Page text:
Earth Day 2011: A Brief History
Today is Earth Day. It was first observed in 1970, but its roots go back to the 1962 publication of Rachel Carson’s landmark book exposing the effects of pesticides and other chemical pollution on the environment.
Troubled by the lack of attention pollution was receiving on the national stage, Wisconsin senator Gaylord Nelson began going on speaking tours, trying to educate people and politicians about environmental issues. And while the public was concerned, the politicians didn’t pay much attention. During the late 1960s, Senator Nelson had the idea to harness the energy and methods of the student protests against the Vietnam War to organize a grassroots conservation movement. At a press conference in 1969, he announced plans for a nationwide demonstration, to take place the following spring. It was a gamble that paid off, and the public’s response was enthusiastic.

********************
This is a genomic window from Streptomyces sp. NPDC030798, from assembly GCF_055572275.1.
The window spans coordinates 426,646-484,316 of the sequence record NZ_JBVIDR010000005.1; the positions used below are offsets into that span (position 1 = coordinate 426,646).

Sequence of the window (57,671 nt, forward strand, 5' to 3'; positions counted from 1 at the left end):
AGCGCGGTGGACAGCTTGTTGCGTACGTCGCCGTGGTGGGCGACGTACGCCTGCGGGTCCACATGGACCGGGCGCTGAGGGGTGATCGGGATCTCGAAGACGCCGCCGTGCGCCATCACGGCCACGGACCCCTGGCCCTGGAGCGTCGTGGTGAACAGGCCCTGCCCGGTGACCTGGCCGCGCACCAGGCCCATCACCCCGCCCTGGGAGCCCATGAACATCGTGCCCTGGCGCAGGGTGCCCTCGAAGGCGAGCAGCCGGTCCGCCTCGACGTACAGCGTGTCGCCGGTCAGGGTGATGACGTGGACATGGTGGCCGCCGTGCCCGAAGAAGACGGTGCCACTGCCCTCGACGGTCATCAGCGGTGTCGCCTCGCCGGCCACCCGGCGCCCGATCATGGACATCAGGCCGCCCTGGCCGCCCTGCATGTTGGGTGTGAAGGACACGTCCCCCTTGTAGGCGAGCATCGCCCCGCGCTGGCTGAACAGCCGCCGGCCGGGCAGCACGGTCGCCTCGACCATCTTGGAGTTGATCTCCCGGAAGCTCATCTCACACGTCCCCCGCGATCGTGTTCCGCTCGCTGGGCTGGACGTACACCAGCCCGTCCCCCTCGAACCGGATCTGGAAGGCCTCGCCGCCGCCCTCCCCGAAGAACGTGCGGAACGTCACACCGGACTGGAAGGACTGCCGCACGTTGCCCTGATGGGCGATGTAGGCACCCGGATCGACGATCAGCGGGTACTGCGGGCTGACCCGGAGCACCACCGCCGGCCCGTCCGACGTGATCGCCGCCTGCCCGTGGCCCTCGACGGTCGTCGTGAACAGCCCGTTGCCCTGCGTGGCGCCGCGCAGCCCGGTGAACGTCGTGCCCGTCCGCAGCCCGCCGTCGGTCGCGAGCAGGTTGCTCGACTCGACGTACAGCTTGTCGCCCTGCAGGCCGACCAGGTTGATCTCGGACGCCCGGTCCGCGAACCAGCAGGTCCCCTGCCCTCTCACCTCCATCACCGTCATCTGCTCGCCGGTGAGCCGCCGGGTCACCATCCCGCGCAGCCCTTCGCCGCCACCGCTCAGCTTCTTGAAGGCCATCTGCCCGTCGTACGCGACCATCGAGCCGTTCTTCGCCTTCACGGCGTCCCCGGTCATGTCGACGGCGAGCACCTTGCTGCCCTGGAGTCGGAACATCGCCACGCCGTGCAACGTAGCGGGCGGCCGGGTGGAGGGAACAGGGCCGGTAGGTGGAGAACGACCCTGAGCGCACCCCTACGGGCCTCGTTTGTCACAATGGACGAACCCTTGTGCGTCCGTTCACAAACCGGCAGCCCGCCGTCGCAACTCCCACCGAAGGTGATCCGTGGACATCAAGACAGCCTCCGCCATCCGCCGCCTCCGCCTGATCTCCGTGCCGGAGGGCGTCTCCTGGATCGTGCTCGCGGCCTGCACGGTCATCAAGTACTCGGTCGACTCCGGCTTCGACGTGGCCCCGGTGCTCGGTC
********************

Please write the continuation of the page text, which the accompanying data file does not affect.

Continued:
Gladwin Hill wrote in The New York Times: ‘Rising concern about the environmental crisis is sweeping the nation’s campuses with an intensity that may be on its way to eclipsing student discontent over the war in Vietnam.’ Twenty million people nationwide participated in the first Earth Day, on April 22, 1970, and the government finally took notice, forming the Environmental Protection Agency and passing the Clean Air, the Clean Water, and the Endangered Species Acts.
In 1990, on the 20th anniversary, organizer Denis Hayes took Earth Day to the international arena, and coordinated events in 141 countries worldwide, boosting the awareness and practice of recycling. The year 2000 marked the first time the event was coordinated on the Internet, and the message was the need for clean energy to counteract climate change. According to the Earth Day Network, Earth Day is celebrated by a billion people, making it the world’s largest secular holiday.